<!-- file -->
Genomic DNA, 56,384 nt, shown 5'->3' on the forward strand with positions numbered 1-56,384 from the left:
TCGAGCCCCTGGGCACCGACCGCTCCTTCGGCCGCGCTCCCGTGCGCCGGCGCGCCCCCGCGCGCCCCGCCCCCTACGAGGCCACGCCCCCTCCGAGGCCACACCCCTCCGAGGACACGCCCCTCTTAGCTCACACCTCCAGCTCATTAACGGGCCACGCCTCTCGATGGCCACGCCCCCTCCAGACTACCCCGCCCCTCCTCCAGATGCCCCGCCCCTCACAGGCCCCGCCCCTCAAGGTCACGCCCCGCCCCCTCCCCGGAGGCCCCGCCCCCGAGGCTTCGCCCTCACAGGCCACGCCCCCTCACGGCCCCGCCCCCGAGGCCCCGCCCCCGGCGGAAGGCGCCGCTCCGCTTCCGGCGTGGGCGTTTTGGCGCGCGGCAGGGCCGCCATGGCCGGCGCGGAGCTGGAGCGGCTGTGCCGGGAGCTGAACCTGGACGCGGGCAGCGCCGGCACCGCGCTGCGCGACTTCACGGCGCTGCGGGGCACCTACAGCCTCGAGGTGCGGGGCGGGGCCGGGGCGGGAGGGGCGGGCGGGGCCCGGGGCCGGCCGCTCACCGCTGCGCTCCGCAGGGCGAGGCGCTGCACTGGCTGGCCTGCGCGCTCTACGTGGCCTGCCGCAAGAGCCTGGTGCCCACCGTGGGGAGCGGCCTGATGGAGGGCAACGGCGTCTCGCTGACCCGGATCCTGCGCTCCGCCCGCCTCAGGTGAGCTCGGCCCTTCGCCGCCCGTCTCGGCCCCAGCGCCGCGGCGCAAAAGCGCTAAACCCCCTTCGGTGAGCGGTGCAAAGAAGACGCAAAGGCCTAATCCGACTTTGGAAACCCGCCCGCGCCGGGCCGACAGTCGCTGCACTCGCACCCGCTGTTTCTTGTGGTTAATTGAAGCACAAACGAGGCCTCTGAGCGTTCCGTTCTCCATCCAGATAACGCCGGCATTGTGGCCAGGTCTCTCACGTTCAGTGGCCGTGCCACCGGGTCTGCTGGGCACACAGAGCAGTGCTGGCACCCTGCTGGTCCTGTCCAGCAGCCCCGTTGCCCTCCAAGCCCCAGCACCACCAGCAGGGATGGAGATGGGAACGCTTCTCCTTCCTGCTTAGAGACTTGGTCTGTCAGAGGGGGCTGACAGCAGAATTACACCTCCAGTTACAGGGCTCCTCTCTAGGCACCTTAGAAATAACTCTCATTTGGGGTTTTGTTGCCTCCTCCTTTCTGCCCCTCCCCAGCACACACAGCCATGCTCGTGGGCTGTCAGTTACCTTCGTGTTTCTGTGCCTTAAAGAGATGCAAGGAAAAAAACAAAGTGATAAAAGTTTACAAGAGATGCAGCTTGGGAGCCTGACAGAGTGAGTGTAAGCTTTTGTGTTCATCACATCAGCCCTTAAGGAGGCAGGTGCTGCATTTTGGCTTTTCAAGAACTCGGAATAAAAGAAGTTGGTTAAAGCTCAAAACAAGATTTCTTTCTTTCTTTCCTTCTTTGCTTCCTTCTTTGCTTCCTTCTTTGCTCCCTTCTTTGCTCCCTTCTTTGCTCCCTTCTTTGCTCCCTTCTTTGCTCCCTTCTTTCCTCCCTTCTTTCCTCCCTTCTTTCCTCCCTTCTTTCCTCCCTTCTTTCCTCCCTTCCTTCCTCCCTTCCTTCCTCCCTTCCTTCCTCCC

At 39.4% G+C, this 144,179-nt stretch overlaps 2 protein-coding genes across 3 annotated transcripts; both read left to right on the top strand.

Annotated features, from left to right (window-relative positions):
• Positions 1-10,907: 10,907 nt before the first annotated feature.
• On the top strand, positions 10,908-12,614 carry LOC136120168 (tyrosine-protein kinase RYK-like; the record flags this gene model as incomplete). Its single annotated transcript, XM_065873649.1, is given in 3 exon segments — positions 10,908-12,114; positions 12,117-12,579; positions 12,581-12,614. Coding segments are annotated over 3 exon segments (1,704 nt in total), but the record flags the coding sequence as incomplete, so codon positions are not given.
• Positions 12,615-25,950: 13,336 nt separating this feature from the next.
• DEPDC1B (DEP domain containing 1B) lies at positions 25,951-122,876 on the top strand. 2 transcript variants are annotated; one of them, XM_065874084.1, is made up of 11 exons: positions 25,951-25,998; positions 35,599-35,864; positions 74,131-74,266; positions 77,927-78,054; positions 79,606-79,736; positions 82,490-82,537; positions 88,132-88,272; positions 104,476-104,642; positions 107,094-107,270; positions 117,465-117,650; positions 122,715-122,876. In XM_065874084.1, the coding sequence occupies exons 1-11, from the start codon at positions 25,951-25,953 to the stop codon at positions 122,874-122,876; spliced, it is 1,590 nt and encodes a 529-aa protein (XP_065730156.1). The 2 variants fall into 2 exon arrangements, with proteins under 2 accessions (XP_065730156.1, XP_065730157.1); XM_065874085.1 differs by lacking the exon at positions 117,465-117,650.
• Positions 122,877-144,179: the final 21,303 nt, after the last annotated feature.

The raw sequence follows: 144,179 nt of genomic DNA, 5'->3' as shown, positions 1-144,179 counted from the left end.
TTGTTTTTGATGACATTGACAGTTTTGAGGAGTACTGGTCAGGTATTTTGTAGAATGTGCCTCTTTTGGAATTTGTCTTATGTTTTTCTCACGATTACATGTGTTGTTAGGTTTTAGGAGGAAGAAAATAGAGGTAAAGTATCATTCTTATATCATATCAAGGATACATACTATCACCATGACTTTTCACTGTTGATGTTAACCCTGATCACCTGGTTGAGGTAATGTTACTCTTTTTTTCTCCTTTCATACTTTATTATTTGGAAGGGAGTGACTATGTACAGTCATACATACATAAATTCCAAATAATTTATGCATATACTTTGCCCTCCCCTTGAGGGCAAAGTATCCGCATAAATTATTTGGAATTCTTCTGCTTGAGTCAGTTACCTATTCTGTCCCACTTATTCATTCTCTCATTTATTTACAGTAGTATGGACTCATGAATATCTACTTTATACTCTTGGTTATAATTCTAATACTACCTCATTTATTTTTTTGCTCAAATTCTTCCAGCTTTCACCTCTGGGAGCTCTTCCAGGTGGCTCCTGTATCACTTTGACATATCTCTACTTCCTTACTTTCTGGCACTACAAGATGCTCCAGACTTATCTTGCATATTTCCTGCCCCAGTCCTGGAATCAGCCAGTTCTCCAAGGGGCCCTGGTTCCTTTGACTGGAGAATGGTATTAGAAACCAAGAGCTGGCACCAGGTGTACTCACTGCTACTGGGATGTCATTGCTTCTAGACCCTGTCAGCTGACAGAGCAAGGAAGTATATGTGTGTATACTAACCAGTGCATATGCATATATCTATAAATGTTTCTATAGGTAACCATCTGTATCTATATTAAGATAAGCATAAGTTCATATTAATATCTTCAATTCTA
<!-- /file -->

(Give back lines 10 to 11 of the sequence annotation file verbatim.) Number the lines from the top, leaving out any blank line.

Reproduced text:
The raw sequence follows: 144,179 nt of genomic DNA, 5'->3' as shown, positions 1-144,179 counted from the left end.
TTGTTTTTGATGACATTGACAGTTTTGAGGAGTACTGGTCAGGTATTTTGTAGAATGTGCCTCTTTTGGAATTTGTCTTATGTTTTTCTCACGATTACATGTGTTGTTAGGTTTTAGGAGGAAGAAAATAGAGGTAAAGTATCATTCTTATATCATATCAAGGATACATACTATCACCATGACTTTTCACTGTTGATGTTAACCCTGATCACCTGGTTGAGGTAATGTTACTCTTTTTTTCTCCTTTCATACTTTATTATTTGGAAGGGAGTGACTATGTACAGTCATACATACATAAATTCCAAATAATTTATGCATATACTTTGCCCTCCCCTTGAGGGCAAAGTATCCGCATAAATTATTTGGAATTCTTCTGCTTGAGTCAGTTACCTATTCTGTCCCACTTATTCATTCTCTCATTTATTTACAGTAGTATGGACTCATGAATATCTACTTTATACTCTTGGTTATAATTCTAATACTACCTCATTTATTTTTTTGCTCAAATTCTTCCAGCTTTCACCTCTGGGAGCTCTTCCAGGTGGCTCCTGTATCACTTTGACATATCTCTACTTCCTTACTTTCTGGCACTACAAGATGCTCCAGACTTATCTTGCATATTTCCTGCCCCAGTCCTGGAATCAGCCAGTTCTCCAAGGGGCCCTGGTTCCTTTGACTGGAGAATGGTATTAGAAACCAAGAGCTGGCACCAGGTGTACTCACTGCTACTGGGATGTCATTGCTTCTAGACCCTGTCAGCTGACAGAGCAAGGAAGTATATGTGTGTATACTAACCAGTGCATATGCATATATCTATAAATGTTTCTATAGGTAACCATCTGTATCTATATTAAGATAAGCATAAGTTCATATTAATATCTTCAATTCTA